In terms of a legal strategy, money is urgently needed in order to hire a lawyer to overturn Flower’s restrictive bail conditions, appoint a new surety from Six Nations and lift the condition stating that she cannot reside at her home on Kanonhstaton. Because the crown refuses to change these conditions, they must be appealed to a higher court. This will require raising money to pay for transcripts of Flower’s previous hearings as well as $3000-$5000 in legal costs for the court challenge.

The April 28th Coalition is asking for your help to support Flower in a number of ways:

• Pass a motion within your union or political organization denouncing this political repression of indigenous land rights activists.

• Invite Flower and other members of the April 28th Coalition to come and speak to your group about her case and the larger issues of Six Nations land rights and activism in support of treaty rights.

• Raise money to help cover the legal costs of appealing the court’s decision to ban Flower from Kanonhstaton.

• Send money to help Flower cover the cost of replacing the glasses the police broke while arresting her and to aid with her living costs while she is in Toronto.

• Come to Flower’s next court appearance at 2pm on June 26th in Cayuga, Ontario.

• Get involved in the April 28th Coalition.

Email april28info@gmail.com to get in touch with us and tell us how you can help with any of these matters. Cheques can be made payable to “First Nations Solidarity Working Group” and mailed c/o Laura Lepper to 193 Tansley Rd., Thornhill, ON, L4J 2Y8. You can also donate money via credit card or paypal by clicking on the “donate” button at the http://www.april28.net website.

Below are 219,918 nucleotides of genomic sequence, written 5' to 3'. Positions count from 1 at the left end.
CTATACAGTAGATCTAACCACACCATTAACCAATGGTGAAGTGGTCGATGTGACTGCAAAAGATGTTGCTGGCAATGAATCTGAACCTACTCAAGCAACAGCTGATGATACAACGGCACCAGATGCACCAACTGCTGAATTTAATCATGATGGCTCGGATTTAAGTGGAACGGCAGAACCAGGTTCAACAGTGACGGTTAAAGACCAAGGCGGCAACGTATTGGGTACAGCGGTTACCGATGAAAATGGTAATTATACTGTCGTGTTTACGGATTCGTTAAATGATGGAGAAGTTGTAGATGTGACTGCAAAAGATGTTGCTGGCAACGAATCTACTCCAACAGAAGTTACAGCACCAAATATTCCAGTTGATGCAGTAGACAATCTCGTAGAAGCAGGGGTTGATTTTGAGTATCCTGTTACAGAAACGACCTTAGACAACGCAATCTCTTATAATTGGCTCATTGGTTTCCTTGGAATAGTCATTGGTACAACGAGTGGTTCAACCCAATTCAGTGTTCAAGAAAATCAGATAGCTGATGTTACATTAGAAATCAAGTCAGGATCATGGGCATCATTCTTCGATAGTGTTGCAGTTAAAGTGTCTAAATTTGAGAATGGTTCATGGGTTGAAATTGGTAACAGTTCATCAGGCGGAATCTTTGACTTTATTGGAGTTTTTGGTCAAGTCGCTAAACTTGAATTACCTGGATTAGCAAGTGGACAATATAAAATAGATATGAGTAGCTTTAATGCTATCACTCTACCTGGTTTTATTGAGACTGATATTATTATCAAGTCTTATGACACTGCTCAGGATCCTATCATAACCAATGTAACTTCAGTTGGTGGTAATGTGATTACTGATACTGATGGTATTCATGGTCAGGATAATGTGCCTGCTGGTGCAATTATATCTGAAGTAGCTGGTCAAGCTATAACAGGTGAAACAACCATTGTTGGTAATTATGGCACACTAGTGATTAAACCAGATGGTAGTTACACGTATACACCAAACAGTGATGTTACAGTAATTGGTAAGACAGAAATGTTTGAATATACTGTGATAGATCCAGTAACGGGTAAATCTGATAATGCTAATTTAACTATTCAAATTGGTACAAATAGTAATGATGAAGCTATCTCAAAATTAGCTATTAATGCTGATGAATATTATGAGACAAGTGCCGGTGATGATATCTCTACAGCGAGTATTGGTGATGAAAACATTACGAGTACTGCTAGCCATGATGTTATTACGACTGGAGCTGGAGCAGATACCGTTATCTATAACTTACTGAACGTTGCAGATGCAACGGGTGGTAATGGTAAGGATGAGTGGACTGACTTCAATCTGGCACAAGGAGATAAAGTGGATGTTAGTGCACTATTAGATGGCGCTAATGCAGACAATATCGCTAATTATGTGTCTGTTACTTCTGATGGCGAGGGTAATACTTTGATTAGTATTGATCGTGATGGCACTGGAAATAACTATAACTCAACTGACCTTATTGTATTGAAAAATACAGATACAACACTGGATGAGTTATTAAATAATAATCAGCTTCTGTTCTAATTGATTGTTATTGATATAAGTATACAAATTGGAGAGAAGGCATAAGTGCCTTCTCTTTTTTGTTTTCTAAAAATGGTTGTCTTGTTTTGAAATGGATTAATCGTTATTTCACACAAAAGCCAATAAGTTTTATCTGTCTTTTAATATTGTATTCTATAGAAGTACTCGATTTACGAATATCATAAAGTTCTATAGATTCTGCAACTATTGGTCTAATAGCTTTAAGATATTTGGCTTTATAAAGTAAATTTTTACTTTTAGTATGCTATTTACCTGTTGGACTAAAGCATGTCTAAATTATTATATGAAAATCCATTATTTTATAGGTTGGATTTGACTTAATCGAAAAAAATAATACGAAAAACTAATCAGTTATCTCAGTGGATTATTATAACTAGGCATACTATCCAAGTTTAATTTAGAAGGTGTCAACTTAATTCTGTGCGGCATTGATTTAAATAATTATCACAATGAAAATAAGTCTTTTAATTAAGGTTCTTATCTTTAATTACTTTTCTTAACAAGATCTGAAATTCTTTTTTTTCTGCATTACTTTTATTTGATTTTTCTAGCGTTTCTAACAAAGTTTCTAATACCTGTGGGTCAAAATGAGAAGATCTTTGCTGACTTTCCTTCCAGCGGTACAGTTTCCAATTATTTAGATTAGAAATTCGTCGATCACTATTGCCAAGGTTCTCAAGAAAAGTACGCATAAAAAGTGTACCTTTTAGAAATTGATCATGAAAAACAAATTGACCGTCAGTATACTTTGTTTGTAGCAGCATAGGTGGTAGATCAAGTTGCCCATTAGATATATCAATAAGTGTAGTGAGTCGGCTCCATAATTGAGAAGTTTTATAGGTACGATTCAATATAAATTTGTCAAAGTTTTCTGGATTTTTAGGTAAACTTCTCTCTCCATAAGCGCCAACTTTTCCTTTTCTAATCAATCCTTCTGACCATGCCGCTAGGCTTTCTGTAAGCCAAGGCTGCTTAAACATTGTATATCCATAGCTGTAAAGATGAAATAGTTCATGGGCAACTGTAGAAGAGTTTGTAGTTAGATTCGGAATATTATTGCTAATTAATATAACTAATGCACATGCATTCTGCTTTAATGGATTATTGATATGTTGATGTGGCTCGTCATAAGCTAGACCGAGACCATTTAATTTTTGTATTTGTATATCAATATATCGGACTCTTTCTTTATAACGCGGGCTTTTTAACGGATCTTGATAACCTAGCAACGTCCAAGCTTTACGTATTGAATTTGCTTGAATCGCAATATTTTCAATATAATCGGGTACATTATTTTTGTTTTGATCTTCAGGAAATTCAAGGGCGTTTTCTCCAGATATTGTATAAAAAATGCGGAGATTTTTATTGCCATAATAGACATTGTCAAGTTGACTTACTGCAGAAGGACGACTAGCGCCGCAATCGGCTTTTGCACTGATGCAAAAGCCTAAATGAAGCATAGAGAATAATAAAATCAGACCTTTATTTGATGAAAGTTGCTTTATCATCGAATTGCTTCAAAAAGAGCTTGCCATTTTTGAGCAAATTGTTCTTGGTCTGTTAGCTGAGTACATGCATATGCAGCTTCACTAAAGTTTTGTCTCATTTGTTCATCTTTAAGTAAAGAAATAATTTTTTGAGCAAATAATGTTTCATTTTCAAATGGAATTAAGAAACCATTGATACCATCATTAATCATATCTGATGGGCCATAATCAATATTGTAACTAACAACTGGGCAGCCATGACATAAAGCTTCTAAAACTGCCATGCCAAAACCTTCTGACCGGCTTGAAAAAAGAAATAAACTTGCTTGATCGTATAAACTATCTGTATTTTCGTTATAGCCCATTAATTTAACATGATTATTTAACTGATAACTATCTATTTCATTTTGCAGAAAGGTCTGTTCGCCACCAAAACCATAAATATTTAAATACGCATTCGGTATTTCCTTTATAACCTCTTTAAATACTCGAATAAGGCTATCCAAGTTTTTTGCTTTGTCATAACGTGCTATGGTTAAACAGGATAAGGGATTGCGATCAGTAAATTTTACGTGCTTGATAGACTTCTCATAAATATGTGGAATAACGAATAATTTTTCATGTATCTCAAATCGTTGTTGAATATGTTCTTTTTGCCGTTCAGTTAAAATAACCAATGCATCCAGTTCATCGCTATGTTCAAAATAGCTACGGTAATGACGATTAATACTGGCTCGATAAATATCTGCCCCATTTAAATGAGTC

In solidarity,
The April 28th Coalition.


			

Urgent Call for Support from the Haudenosaunee Development Institute!

Tuseday May 29, starting at 7:00 AM SHARP!

697 Sutor Road, South Cayuga

For more info: http://toronto.mediacoop.ca/story/six-nations-confronts-samsungs-energy-project/11089

Video call out: http://vimeo.com/43001152

The Haudenosaunee Development Institute (HDI), an arm of the Haudenosaunee Confederacy Chiefs Council, (the traditional leadership body of the Six Nations people) is urgently requesting the support of the April 28th Coalition and supporters in regards to a very important issue at Six Nations todaytomorrow and possibly later in the week.

The giant multinational corporation Samsung is planning a multi-billion dollar “renewable energy” project on Six Nations lands within the 1701 treaty area and has refused to consult or accommodate with the Haudenosaunee Confederacy Chiefs Council.